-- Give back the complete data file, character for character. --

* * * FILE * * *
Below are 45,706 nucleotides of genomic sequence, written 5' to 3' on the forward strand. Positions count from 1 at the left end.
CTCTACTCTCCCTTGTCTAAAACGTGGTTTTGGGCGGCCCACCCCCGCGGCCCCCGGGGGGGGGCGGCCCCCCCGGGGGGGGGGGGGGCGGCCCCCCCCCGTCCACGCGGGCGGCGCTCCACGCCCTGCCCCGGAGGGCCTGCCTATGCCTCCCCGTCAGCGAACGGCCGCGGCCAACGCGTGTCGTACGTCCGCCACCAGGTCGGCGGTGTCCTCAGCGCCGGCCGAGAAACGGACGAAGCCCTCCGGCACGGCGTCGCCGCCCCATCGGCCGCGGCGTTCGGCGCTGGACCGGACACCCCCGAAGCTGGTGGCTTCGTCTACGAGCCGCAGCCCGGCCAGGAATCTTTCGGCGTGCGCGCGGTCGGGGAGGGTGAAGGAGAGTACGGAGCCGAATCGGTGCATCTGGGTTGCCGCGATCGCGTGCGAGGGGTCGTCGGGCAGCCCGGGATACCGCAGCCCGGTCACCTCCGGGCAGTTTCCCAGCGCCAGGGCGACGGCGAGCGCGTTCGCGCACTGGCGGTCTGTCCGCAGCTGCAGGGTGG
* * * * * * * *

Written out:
Below are 45,706 nucleotides of genomic sequence, written 5' to 3' on the forward strand. Positions count from 1 at the left end.
CTCTACTCTCCCTTGTCTAAAACGTGGTTTTGGGCGGCCCACCCCCGCGGCCCCCGGGGGGGGGCGGCCCCCCCGGGGGGGGGGGGGGCGGCCCCCCCCCGTCCACGCGGGCGGCGCTCCACGCCCTGCCCCGGAGGGCCTGCCTATGCCTCCCCGTCAGCGAACGGCCGCGGCCAACGCGTGTCGTACGTCCGCCACCAGGTCGGCGGTGTCCTCAGCGCCGGCCGAGAAACGGACGAAGCCCTCCGGCACGGCGTCGCCGCCCCATCGGCCGCGGCGTTCGGCGCTGGACCGGACACCCCCGAAGCTGGTGGCTTCGTCTACGAGCCGCAGCCCGGCCAGGAATCTTTCGGCGTGCGCGCGGTCGGGGAGGGTGAAGGAGAGTACGGAGCCGAATCGGTGCATCTGGGTTGCCGCGATCGCGTGCGAGGGGTCGTCGGGCAGCCCGGGATACCGCAGCCCGGTCACCTCCGGGCAGTTTCCCAGCGCCAGGGCGACGGCGAGCGCGTTCGCGCACTGGCGGTCTGTCCGCAGCTGCAGGGTGG